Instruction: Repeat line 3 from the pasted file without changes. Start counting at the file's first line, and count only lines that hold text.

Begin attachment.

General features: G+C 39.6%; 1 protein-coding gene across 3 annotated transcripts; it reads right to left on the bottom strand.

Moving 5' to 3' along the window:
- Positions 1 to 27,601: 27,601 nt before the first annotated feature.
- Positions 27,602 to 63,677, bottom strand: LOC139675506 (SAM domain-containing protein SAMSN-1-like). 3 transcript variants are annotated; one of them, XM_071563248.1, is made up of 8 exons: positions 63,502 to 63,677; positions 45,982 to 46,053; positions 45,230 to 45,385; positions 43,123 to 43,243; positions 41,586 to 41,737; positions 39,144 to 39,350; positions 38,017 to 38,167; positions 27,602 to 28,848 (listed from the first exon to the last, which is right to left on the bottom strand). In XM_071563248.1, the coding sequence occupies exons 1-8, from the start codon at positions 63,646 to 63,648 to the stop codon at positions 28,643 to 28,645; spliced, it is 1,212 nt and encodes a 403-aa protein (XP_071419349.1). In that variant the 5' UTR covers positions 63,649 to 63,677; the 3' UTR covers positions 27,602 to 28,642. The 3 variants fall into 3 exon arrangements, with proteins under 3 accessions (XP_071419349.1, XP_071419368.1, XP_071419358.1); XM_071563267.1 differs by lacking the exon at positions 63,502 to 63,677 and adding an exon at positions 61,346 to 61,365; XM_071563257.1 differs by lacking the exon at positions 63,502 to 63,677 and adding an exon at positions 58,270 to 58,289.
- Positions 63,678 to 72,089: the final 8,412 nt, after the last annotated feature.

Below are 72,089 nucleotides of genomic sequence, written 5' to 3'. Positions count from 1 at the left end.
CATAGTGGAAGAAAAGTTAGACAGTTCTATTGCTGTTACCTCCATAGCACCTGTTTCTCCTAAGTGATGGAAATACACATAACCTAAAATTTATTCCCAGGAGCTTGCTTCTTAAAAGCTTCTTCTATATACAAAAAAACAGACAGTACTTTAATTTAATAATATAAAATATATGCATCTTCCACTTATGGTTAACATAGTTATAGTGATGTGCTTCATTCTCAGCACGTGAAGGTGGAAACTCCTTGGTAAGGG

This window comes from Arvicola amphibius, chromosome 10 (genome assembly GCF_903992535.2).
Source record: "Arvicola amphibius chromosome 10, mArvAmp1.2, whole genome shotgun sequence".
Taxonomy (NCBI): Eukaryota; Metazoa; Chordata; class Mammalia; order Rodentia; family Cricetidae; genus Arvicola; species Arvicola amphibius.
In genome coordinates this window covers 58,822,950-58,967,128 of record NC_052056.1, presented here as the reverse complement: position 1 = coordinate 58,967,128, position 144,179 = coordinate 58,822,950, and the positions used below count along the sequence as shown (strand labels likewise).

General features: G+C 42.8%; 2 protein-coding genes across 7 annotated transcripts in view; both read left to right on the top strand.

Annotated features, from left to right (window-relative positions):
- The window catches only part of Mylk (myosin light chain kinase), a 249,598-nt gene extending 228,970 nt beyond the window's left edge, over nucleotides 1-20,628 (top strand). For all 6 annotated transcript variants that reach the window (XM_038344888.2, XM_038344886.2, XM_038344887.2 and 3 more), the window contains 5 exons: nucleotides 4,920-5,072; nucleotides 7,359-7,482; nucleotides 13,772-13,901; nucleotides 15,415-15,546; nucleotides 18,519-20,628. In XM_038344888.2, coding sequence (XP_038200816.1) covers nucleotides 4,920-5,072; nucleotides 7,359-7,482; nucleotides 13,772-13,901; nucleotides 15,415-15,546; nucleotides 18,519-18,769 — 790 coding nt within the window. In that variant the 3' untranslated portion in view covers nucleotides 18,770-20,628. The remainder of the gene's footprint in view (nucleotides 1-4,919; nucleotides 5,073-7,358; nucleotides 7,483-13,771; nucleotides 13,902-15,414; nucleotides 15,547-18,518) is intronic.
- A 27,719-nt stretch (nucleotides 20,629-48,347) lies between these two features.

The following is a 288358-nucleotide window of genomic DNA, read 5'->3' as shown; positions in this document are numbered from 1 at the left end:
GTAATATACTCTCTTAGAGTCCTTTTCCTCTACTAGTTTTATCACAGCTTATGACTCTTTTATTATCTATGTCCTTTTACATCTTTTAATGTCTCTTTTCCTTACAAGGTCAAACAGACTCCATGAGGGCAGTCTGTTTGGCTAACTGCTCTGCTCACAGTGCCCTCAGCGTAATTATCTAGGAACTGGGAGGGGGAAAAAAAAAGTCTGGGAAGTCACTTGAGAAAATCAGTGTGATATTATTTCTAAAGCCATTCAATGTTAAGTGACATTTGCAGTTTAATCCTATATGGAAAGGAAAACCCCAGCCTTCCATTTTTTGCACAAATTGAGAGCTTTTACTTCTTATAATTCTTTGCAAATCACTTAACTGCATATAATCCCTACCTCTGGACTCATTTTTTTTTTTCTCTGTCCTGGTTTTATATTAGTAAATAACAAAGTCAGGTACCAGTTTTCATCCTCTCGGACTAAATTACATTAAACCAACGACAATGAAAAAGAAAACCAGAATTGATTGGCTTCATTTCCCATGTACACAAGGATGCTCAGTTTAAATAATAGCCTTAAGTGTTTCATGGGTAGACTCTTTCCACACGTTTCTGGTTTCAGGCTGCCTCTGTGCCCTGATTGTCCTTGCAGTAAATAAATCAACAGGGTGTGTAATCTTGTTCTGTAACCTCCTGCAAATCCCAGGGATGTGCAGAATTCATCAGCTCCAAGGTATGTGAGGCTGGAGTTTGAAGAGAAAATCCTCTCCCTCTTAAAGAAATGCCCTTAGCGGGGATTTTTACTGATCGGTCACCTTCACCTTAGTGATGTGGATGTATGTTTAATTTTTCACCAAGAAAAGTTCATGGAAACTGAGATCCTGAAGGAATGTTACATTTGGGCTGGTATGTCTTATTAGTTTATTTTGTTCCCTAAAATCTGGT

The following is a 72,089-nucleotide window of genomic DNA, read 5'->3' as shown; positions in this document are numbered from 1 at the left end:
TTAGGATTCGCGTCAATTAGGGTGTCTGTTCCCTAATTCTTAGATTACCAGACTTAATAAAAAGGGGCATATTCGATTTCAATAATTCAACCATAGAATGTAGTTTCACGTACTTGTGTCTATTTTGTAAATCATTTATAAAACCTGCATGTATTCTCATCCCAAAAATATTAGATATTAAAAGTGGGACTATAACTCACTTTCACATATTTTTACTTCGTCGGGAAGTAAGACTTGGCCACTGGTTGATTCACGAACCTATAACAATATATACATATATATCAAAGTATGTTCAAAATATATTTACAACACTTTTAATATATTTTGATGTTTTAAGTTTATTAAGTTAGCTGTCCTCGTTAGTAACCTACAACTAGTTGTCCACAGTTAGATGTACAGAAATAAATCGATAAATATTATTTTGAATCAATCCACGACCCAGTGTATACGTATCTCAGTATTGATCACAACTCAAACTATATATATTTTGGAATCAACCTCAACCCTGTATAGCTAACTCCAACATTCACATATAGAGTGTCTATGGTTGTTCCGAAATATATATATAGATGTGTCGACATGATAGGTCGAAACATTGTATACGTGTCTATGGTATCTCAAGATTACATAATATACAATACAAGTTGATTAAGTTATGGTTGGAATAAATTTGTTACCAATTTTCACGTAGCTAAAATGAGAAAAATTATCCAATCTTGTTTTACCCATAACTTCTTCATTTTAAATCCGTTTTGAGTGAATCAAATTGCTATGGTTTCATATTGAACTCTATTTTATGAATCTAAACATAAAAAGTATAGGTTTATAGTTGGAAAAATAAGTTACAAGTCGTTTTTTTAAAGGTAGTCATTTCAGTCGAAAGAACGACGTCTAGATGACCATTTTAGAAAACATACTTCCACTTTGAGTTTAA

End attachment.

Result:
- Positions 1 to 27,601: 27,601 nt before the first annotated feature.